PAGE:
NEW YORK CITY (WABC) -- Commuters across the area are feeling the pinch Monday after fare hikes for MTA subways and buses went into effect.
Subway and bus fares have increased from $2.75 to $2.90.
The MTA last raised fares for weekly and monthly MetroCards in 2019, but this is the first time base fares have spiked since 2015.
"Rather than having massive fare increases whenever the MTA hits a financial wall, we should have incremental and predictable, 2%-a-year fare increase. We're going back to that, that's predictable for our riders and it's a small bite," MTA Chairman Janno Lieber said.
Riders have reported that this "small bite" adds up, but for the MTA, this fare increase is worth about $305 million.
"Of course they are are needed. The infrastructure needs a lot of extra money, but I don't know how people are going to make it. It'll be hard on them," one MTA rider said.
NYC Transit, Long Island Rail Road and Metro-North Railroad fares are going up 4%. On Aug. 6, tolls on nine MTA bridges and tunnels went up an average of 5.5% and as much as 10% for those who don't have E-Z Pass.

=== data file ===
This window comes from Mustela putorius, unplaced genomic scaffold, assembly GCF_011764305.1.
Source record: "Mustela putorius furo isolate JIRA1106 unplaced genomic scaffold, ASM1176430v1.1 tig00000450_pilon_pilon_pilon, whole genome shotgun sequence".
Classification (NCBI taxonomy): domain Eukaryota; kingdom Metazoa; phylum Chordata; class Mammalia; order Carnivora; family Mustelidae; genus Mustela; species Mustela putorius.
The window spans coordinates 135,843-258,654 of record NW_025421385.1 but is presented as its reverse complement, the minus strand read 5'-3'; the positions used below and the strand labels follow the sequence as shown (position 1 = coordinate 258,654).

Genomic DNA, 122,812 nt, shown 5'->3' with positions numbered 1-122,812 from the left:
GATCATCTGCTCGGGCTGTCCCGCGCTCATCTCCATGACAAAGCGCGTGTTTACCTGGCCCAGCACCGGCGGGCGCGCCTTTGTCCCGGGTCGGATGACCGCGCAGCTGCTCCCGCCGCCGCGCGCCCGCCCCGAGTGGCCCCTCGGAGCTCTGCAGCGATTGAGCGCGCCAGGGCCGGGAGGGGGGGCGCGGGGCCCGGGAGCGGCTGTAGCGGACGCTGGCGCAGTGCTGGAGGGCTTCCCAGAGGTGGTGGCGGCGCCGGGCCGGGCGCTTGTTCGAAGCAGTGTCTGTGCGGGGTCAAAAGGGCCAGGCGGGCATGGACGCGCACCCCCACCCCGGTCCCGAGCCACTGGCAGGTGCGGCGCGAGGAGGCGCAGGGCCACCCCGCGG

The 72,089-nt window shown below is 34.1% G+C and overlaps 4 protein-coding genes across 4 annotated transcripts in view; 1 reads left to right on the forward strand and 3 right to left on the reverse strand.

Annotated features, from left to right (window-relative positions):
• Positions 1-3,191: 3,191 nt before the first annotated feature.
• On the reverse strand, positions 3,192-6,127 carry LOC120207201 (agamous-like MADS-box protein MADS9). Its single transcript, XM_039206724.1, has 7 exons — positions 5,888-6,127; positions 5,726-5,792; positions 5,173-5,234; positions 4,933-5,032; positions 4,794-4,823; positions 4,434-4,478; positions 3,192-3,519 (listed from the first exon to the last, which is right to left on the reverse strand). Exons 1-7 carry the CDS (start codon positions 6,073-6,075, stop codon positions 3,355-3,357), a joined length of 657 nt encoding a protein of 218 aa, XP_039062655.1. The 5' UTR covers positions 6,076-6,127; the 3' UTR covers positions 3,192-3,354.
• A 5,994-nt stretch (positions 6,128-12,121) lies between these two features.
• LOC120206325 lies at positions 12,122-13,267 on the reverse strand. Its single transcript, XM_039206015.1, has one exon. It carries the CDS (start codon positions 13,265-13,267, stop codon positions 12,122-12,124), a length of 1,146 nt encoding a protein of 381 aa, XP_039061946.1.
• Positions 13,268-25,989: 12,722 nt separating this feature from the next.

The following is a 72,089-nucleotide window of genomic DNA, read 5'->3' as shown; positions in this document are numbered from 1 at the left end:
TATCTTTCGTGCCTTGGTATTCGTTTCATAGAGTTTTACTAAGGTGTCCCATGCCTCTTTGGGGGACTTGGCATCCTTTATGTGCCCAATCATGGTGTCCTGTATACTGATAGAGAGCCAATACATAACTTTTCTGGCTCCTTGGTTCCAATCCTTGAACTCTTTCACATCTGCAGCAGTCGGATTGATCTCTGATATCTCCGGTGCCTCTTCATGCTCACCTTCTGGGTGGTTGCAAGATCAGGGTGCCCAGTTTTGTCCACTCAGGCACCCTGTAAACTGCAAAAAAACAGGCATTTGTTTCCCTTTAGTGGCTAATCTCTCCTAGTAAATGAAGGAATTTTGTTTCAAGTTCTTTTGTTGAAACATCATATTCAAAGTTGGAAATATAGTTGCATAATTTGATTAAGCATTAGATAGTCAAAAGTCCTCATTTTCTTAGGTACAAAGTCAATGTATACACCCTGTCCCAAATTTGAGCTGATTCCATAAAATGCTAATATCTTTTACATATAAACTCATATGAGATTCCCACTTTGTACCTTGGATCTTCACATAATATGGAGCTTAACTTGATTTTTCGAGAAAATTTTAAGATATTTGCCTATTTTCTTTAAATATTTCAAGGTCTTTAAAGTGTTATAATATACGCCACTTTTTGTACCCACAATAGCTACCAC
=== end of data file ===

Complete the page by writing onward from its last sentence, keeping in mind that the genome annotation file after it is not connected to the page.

The MTA also raised fares on express buses and monthly MetroCards.
Express bus fares are now $7, up from $6.75. And seven-day unlimited-ride MetroCards are now $34 from $33 while 30-day unlimited MetroCards are $132 up from $127.
The MTA says its seven-day "best fare" fare cap will allow OMNY customers to start their seven-day fare capping period any day of the week.
Unlike the seven-day MetroCard, which requires an upfront $34 payment, the OMNY "best fare" initiative will give customers the financial flexibility to pay-as-they-go until they have spent $34 in any consecutive seven days, after which the cap will be in effect through the end of seven days.
Seven-Day Express Bus Plus MetroCards have risen to $64 from the current $62.
All discounts for seniors and others with reduced fares will remain in place.
A vote last month put the MTA back on its schedule of fare and toll hikes every other year.
It comes after New York Gov. Kathy Hochul's budget infused the MTA with more than a billion dollars in new funding. The agency says without it, the fare hikes would have been worse.
"Because we took action, we were able to stabilize the agency financially and we're even increasing service," Lieber said.
If you drive with an E-ZPass, you may have already experienced the 6% toll hike that went into effect earlier this month.
The MTA is counting on additional revenue from congestion pricing, expected to start next year.
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